In the 3rd, where there is a vacant seat, there are seven black candidates, five of whom are considered strong. These include George Brent, Nina Harper, Linda C. Janey, Maegertha Whitaker and Sylvia Williams. The two incumbents, Martin E. "Mike" Curran and Wilbur E. "Bill" Cunningham, are joined by two other strong white candidates, Kevin O'Keeffe and Martin O'Malley. The key to a black winning a seat in the 3rd could be if any of the leading white candidates form a ticket with the a black and if Schmoke decided to campaign in behalf of black candidates in the district.

Down in South Baltimore in the 6th District, six black candidates are still in the race, with four of them -- Arlene Fisher and Gwendolyn Johnson, Rodney Orange and Melvin Stukes -- considered strong challengers. Joseph J. DiBlasi, Edward L. Reisinger and Timothy D. Murphy, the three white incumbents, will be endorsed by the predominantly white political clubs which have a history of getting volunteers out on election day. No black political clubs have sprung up in the district to do the same for their candidates.

Black leaders in the 6th hope to persuade voters in the black communities to vote just for black candidates. But past efforts to that have not proved successful.

In March, Mayor Schmoke and some of his political supporters hinted that the Stokes plan weakens the black voting base in the 2nd District. High-voting black precincts from the Waverly and Homestead-Montebello communities, they explained, were removed from the 2nd District, creating the possibility that whites could win two of the district's three seats.

The 2nd has enjoyed success in playing coalition politics that resulted in the district being represented by two blacks and one white since 1971. But this year, coalition politics between the predominantly white New Democratic Coalition of the 2nd District and the predominantly black clubs, East End Forum and the Eastside Democratic Organization, have broken down.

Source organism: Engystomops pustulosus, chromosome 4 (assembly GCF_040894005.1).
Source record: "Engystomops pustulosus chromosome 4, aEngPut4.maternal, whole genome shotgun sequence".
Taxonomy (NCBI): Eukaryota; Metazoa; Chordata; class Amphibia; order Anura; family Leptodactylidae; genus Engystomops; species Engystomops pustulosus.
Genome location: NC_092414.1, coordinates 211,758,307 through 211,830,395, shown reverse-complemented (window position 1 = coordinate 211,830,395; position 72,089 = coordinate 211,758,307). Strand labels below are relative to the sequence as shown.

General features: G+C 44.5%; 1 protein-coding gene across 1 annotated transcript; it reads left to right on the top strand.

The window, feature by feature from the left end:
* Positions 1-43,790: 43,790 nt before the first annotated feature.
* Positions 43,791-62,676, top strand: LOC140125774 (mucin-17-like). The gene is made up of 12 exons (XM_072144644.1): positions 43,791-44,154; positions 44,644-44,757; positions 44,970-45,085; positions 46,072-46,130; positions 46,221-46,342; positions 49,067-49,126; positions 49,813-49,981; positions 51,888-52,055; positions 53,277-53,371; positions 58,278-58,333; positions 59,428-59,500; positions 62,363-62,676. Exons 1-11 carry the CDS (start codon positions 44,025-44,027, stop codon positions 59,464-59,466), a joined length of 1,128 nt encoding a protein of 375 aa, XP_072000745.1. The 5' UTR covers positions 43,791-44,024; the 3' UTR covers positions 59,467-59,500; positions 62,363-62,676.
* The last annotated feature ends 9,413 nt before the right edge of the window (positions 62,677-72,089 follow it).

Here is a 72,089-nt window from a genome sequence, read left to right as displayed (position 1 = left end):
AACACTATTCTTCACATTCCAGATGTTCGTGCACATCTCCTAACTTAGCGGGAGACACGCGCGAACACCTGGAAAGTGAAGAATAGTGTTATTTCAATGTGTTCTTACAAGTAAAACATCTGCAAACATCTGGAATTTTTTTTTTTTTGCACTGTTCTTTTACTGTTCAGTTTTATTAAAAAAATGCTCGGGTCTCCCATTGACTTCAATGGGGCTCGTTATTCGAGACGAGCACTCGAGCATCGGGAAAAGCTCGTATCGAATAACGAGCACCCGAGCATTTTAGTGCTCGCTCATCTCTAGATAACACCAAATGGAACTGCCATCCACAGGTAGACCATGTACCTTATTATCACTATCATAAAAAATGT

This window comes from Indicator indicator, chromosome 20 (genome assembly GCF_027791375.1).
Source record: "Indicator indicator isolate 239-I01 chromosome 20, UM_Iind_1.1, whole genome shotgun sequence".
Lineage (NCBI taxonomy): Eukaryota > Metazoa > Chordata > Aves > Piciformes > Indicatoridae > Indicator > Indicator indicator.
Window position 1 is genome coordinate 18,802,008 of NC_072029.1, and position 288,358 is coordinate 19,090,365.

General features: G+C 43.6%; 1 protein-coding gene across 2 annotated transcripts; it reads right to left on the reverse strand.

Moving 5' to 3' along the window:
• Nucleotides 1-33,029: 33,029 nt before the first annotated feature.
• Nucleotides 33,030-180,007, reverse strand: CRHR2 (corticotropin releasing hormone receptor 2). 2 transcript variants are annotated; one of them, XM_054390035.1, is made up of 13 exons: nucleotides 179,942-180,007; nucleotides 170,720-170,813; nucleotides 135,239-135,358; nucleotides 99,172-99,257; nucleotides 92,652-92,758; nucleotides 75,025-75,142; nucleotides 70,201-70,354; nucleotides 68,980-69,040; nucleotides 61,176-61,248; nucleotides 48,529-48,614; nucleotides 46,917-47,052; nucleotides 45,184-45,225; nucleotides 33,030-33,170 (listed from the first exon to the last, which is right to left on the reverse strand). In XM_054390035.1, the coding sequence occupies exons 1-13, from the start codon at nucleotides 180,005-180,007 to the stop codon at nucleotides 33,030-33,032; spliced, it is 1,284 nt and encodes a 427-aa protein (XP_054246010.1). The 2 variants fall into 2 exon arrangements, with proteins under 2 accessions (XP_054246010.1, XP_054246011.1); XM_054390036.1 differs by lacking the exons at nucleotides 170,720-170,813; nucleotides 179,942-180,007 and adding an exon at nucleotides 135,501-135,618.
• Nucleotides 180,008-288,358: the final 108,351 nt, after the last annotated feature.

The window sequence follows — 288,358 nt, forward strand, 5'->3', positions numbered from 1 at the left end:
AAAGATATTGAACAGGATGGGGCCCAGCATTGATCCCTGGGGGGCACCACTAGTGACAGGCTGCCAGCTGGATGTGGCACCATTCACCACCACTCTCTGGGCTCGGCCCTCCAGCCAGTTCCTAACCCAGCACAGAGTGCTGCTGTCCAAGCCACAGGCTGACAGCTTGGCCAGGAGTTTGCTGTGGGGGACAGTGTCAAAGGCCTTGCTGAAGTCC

Dr. Peter Beilenson, a white physician who works in two medical clinics in the poor black areas of the district, has significant support among the NDC-2 membership although he did not get the club's endorsement. Dr. Beilenson ran an impressive campaign last year for the House of Delegates in the 43rd Legislative District before falling just short of victory. He is applying the same intensive door-to-door campaign this summer the 2nd.

Dr. Beilenson is one of four whites in the race, but only he and incumbent Anthony J. Ambridge appear to have the strength to win. Eight blacks have also entered the race including the incumbent Mr. Stokes. The other incumbent, Jacqueline F. McLean, is giving up her seat to run for city comptroller.

Despite all the predictions, the political jockeying and new political lines, the chances of increased black representation in the council boils down to one simple ingredient that black Councilwoman Sheila Dixon, D-4th, called "our bottom line: black candidates have to organize, get out there and campaign and black voters have to vote."

Patrick Gilbert covers city politics for The Evening Sun.